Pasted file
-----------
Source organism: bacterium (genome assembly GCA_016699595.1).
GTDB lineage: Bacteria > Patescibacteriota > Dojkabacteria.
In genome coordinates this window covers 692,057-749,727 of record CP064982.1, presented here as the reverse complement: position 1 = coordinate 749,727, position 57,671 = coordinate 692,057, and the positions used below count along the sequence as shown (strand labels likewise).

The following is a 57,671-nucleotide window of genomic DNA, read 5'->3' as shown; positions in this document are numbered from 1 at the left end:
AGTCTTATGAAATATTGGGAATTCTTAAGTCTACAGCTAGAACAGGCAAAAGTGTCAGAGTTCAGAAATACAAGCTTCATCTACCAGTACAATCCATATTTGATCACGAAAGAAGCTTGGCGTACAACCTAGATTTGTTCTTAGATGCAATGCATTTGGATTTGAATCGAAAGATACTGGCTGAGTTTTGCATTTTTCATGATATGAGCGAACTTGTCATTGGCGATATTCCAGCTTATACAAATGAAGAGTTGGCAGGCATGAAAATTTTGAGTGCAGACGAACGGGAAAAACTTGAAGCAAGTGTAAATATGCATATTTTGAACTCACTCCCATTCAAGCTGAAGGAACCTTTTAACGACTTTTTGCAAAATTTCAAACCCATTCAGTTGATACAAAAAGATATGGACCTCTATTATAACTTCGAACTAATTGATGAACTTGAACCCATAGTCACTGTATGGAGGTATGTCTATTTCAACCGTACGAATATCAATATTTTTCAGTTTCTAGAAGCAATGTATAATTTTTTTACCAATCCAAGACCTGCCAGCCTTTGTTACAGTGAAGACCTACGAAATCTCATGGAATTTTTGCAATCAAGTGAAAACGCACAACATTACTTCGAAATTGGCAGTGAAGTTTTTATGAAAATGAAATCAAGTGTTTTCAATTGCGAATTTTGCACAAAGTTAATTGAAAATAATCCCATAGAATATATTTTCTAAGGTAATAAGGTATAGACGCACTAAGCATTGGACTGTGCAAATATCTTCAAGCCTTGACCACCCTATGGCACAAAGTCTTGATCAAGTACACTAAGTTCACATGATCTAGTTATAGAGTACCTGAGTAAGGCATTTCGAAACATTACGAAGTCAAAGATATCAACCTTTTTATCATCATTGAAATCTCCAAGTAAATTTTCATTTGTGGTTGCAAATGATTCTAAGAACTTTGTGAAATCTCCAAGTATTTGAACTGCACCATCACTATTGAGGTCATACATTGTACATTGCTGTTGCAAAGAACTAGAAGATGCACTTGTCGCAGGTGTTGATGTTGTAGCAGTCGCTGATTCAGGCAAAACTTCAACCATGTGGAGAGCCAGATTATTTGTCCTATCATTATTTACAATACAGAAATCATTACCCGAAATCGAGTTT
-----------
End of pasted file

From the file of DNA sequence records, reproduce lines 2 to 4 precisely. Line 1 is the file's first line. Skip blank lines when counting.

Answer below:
GTDB lineage: Bacteria > Patescibacteriota > Dojkabacteria.
In genome coordinates this window covers 692,057-749,727 of record CP064982.1, presented here as the reverse complement: position 1 = coordinate 749,727, position 57,671 = coordinate 692,057, and the positions used below count along the sequence as shown (strand labels likewise).

The following is a 57,671-nucleotide window of genomic DNA, read 5'->3' as shown; positions in this document are numbered from 1 at the left end: